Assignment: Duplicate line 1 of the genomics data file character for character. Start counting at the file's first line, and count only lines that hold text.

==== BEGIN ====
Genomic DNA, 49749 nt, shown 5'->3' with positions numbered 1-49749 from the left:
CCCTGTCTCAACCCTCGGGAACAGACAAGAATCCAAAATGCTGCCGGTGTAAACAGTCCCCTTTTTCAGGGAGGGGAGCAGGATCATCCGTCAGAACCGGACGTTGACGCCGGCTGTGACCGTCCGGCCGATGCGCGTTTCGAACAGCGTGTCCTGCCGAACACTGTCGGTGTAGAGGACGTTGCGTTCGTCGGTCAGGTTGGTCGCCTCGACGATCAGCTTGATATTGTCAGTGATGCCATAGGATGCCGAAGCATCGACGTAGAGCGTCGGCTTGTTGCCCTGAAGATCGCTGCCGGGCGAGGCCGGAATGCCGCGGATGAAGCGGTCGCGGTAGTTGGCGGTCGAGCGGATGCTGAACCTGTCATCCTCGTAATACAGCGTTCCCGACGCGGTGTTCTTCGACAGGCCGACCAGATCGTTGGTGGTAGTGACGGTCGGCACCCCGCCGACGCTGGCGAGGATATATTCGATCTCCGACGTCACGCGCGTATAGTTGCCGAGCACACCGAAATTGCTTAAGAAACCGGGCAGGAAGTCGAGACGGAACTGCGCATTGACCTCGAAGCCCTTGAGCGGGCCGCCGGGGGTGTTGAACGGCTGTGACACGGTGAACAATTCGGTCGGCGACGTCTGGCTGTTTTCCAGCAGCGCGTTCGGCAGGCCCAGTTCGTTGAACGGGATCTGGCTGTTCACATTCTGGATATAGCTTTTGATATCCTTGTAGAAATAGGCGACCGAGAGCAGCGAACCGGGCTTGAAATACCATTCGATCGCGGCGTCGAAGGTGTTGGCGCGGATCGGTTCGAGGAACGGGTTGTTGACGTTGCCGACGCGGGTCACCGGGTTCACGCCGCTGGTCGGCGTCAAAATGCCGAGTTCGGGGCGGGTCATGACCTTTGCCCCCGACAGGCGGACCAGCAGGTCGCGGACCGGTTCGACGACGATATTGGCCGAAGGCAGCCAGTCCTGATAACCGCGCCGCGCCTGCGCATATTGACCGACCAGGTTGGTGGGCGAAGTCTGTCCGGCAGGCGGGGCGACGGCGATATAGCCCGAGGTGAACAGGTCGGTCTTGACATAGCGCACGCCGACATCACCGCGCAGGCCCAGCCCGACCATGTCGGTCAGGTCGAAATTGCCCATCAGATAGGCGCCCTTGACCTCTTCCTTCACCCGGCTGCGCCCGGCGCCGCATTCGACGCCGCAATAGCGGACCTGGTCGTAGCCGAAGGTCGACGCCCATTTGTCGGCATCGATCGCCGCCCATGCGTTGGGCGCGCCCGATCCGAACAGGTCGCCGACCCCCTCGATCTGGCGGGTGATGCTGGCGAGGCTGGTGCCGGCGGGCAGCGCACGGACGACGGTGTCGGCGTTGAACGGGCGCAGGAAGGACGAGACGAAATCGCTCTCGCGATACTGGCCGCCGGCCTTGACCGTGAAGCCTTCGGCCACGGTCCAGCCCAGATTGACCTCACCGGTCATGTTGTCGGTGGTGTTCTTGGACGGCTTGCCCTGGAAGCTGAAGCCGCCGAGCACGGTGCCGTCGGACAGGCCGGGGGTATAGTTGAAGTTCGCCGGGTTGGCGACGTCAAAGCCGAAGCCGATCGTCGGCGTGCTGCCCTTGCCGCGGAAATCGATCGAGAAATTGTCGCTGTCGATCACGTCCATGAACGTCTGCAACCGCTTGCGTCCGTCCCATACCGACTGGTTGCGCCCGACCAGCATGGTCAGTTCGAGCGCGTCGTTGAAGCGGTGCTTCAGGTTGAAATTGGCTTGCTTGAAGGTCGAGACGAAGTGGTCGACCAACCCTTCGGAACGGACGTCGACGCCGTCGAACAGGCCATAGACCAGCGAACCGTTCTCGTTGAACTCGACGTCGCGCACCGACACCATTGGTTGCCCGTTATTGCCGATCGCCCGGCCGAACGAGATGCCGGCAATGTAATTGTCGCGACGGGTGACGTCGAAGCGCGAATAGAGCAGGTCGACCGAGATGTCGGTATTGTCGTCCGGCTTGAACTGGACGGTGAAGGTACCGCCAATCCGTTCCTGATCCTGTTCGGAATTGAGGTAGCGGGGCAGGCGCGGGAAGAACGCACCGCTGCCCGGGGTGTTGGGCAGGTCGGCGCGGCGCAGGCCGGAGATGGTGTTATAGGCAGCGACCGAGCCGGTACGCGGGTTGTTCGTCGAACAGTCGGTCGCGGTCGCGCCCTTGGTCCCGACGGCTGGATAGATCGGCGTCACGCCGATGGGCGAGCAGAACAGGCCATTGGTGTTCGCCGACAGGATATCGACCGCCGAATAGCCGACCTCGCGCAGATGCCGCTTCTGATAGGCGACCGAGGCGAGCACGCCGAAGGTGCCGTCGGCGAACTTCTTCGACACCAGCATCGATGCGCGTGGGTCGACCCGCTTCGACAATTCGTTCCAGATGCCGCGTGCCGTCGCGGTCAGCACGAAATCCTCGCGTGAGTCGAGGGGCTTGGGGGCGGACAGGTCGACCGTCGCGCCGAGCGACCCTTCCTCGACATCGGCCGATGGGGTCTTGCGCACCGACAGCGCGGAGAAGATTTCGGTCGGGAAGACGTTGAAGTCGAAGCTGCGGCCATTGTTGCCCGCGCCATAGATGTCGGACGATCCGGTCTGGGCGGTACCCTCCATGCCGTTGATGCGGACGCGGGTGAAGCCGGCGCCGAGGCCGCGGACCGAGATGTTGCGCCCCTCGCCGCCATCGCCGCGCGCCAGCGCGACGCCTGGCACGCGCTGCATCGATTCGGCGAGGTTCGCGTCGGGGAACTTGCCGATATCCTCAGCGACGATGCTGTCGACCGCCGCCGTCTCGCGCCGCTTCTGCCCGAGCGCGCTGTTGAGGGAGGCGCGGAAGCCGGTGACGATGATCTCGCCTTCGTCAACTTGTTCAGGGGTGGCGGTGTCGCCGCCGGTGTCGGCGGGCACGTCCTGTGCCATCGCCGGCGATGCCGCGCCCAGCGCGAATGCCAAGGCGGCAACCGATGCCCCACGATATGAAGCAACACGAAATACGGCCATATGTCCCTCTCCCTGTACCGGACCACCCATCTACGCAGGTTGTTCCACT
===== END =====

Genomic DNA, 49749 nt, shown 5'->3' with positions numbered 1-49749 from the left: